At the moment... I am still pretending Sarah is abroad

When Jo Royle received a message from a man in Singapore in June last year telling her that her sister Sarah was missing, she was initially not too worried.

Her sister was the adventurous sort and it was inevitable as she flew around the world that she would get into some sort of scrape at some point.

But as she took her dog for an early morning walk she began to think about David’s message some more and when she got home rushed to her phone to re-read the message.

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Something was definitely wrong. Suddenly she realised how worried he was that she had failed to return to her Singapore hotel following England football team’s triumph over Slovenia in the World Cup. She phoned Sarah’s phone but it went straight to answer phone.

Angry with her sister, she left yet another message on her phone telling her to get in touch immediately – unaware she was fighting for her life in hospital after plunging from a balcony to her death in mysterious circumstances.

She then phoned her other sister Premsa who was equally worried.

Jo, of Todmorden, said: “I was driving to Hebden Bridge and I remember clinging on to the steering wheel and praying to God that she was OK. I wanted to see her again so much.

“I told Prem to phone the British consulate in Singapore and then Prem rang me crying. I was relieved that she had phoned but all we were told was that she had had a fall.” A fall did not sound too bad but soon Prem was back on the phone – Sarah was on a life support machine and the doctors had said she was not going to make it.

Jo said: “I was just screaming and screaming. It was awful.”

Somehow the two girls scrambled enough money to fly Singapore to be at their sister’s bedside and stroke her hair as her life ebbed away.

Next week they will fly out to Singapore again for a court hearing into their sister’s death and hope that nearly 18 months on they will finally get a clearer picture of how Sarah died.

Ironically Sarah had only visited Singapore to sort out her visa requirements after she overlooked the time permit as she enjoyed her life to the full in nearby Australia.

With both parents dead many years ago the bond between the three sisters has always been unusually close.

All they know for sure Jo says, is that on the night Sarah died she was out with a good-looking English man and an Australian man. After watching the England match they went clubbing before the Australian went home and Sarah and the English man had a massive row during which at least one witness saw Sarah throw a chair at him.

Jo says the police told her she had climbed up a wall and then through a window onto a staircase before trying a few doors. A woman who was interviewed by police apparently saw her run through her apartment just before 6am.

It is unclear what happened next but witnesses did see her fall and phoned for an ambulance.

Jo says: “I just want to know her movements, who she was with and what was happening. It will help me greatly to know why she went up the wall and what she was trying to do.

“I try not to think about it most days but I always do end up thinking about Sarah. She, Prem and I were very close and I loved her so much. I can’t move on with my life until this is over. At the moment I am still pretending Sarah is abroad.”

She has fond memories of one of their best nights together when they celebrated her 31st birthday in March. “She was tanned and just glowing with health, she looked fantastic. She was here for four weeks and I remember driving her to the airport and telling her ‘You don’t need to go, Sarah.’ She was ‘uhm-ing and aahing’ and I was saying: ‘Sarah, don’t go, come back with me.’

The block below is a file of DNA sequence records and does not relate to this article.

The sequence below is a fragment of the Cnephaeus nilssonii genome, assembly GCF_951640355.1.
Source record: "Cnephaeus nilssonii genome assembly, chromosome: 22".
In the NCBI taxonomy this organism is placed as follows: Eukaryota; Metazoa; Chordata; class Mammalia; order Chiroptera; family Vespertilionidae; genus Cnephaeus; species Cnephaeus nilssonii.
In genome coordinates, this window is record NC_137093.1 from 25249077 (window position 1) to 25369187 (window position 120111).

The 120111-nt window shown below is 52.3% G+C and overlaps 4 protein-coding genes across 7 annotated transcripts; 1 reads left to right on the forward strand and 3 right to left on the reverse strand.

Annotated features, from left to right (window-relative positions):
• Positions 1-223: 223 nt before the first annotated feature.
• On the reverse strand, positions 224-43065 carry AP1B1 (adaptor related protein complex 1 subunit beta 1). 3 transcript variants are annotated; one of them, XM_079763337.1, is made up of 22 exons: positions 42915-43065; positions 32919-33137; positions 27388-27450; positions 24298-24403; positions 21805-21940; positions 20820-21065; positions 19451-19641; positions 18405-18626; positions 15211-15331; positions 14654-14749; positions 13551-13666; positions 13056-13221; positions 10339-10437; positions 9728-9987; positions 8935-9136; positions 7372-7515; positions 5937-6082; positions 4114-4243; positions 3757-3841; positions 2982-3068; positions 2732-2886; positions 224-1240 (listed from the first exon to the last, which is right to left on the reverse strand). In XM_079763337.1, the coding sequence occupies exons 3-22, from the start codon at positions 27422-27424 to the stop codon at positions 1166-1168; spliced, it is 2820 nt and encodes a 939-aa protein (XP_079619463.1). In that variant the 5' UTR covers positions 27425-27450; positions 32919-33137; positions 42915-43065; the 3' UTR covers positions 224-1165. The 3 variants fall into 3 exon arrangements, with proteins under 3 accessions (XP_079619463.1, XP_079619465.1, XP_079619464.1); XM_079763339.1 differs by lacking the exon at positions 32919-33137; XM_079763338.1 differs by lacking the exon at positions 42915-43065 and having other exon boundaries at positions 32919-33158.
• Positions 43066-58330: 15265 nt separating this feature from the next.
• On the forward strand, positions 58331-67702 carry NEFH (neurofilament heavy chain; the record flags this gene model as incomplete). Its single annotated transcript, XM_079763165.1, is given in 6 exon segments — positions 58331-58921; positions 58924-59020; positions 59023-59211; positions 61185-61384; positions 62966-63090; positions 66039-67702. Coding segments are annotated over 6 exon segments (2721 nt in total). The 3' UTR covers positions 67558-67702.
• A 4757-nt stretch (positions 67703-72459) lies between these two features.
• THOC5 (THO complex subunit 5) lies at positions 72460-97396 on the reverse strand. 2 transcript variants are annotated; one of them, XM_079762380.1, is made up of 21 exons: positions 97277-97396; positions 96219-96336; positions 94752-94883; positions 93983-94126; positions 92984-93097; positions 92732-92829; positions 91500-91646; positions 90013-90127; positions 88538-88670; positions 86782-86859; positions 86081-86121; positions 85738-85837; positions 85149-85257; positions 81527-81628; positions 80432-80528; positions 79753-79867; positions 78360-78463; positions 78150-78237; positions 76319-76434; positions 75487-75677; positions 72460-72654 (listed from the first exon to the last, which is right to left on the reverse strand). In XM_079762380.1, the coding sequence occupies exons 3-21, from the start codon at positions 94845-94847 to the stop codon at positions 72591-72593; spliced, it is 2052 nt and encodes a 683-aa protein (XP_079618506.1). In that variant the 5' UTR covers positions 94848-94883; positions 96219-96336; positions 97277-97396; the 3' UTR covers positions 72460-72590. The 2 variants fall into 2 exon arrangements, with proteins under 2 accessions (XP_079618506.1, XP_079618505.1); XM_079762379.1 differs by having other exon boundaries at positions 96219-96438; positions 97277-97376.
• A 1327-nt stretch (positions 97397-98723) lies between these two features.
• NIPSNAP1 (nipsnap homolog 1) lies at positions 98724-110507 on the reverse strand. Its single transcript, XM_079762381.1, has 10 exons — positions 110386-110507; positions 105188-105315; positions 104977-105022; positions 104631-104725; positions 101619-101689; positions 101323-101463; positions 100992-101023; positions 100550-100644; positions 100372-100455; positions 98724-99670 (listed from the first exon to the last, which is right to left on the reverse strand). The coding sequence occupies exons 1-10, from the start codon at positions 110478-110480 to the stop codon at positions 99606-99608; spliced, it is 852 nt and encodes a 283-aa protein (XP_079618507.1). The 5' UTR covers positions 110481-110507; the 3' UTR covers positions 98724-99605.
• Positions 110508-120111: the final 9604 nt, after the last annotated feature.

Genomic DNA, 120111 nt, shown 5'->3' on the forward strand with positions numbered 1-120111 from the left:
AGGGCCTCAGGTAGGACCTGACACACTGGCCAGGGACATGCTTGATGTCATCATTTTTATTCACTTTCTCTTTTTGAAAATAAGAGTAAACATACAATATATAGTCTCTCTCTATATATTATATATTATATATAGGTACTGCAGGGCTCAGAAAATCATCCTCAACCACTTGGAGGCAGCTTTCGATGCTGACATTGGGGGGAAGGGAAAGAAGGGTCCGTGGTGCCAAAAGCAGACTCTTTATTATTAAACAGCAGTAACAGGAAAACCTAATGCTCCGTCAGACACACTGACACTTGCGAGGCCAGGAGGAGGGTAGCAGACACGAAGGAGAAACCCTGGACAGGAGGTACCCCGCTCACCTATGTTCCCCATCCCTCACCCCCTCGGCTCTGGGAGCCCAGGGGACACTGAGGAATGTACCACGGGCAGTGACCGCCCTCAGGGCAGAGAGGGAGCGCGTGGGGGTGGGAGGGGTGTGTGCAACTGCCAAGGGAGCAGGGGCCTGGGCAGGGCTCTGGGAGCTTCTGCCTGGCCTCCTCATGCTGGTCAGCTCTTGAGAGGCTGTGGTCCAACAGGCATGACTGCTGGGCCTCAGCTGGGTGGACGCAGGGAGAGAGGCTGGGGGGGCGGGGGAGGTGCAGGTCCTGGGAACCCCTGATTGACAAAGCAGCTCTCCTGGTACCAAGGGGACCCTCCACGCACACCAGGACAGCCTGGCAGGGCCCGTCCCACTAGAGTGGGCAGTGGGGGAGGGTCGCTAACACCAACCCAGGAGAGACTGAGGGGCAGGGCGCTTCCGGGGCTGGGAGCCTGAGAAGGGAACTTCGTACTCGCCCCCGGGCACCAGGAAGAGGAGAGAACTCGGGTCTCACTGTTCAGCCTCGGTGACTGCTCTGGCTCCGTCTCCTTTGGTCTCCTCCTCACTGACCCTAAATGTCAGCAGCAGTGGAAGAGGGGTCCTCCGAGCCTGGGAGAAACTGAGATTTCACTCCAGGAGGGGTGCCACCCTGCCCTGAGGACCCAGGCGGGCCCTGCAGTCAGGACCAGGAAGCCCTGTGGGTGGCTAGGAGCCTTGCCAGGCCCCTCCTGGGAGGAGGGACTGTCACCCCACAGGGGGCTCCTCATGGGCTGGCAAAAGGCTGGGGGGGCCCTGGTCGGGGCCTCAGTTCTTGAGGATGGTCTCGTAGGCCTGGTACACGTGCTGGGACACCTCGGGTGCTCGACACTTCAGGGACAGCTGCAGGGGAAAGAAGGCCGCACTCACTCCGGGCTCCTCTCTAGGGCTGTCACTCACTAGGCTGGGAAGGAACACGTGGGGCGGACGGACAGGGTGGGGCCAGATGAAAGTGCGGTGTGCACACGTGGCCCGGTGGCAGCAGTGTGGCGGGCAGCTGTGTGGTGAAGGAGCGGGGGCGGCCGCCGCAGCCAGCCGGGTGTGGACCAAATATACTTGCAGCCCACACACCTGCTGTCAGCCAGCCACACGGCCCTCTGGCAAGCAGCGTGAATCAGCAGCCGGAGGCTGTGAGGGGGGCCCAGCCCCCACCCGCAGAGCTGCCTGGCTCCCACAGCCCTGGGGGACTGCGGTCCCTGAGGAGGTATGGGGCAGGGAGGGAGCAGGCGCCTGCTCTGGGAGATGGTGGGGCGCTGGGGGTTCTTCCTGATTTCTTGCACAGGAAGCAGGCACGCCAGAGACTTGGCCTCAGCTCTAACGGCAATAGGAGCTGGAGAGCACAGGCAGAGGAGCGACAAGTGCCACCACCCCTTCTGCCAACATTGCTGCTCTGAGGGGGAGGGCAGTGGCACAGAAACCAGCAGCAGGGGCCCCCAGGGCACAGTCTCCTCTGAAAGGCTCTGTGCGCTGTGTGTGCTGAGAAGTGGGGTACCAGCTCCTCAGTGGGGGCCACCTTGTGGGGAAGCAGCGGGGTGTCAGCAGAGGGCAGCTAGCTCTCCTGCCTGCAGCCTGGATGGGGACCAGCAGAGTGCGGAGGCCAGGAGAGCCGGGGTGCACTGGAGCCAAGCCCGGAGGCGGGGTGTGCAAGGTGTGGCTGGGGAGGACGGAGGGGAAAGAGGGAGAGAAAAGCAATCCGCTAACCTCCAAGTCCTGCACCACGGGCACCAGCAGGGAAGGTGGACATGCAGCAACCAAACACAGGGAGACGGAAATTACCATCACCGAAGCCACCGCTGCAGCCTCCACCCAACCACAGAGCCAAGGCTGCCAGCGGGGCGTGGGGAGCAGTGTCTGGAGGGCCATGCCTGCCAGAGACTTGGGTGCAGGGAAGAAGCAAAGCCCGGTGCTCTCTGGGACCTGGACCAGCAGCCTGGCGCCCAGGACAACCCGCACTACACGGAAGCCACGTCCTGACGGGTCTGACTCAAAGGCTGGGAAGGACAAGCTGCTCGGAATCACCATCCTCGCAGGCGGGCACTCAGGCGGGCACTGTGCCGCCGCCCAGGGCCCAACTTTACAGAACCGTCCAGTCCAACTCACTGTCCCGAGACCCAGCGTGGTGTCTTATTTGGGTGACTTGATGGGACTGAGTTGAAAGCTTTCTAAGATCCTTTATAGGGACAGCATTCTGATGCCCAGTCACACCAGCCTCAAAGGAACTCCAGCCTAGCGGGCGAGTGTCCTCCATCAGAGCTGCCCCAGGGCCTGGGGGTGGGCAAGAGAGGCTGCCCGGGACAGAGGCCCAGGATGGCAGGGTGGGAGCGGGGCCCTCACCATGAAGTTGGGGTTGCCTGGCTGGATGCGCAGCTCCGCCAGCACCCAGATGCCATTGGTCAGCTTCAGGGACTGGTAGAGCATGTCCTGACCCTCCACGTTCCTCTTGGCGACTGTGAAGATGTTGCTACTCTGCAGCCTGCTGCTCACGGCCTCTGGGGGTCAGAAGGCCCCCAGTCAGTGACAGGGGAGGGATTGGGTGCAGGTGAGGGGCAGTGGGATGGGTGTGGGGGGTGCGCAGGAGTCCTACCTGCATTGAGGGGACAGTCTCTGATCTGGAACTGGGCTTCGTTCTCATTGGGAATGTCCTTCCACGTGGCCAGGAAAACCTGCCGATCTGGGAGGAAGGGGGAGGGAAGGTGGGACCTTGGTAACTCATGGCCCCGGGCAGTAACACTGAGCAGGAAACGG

“My little boy Harley said to her: ‘Take care, Auntie Sarah’. It was the last time I saw her alive.”

The next time she would see her would be in the Singapore hospital, her life only being prolonged by the medics.

“The ward was deadly quiet. The doctors showed us to her room and it felt like lead weights were on my feet. But the fear had gone and we were all together. It felt like she was waiting for us, though she never regained consciousness.

“She had basically died on the way to hospital. We knew she was going to die and we held her hand and said: ‘We are going to switch you off now, Sarah. Go towards the light.’

“She lasted about an hour. Prem and I were singing songs we enjoyed when we were little, it was really emotional.

“I said: ‘I can smell my mum, my mum is here’, I could see Sarah with my mum in front of me. I saw Sarah walking with mum and holding her hand and I could tell that they were so happy to see each other, they were in total bliss.

“My mum smiled at me to let me know they were fine. Prem and I went really calm and the doctors came in and said Sarah passed away 10 minutes ago. I kissed her on the forehead and left the room.

“Sarah’s death has made me quite over-protective of Harley. I’m always worried that bad things are going to happen to people I love.”

Jo says that although it will be incredibly painful, she and Prem would like to visit the spot where Sarah fell and leave some flowers for her. “It is going to be absolutely horrific but after that we can heal.”

Joining them in Singapore will be Chris Scrimshaw, Sarah’s boyfriend who was from Tasmania and who came over for her funeral – attended by more than 200 mourners – and helped carry her coffin.

But whatever happens in Singapore that will not be the end of the legal action involving Sarah. An inquest has still to be held in Halifax as the body was brought back to West Yorkshire.

Sarah, a popular, attractive girl, known as “Sharky” due to her love of sharks had her ashes scattered in the sea near Bridlington after her sisters hired a boat. “It was what she would have wanted,” added Jo.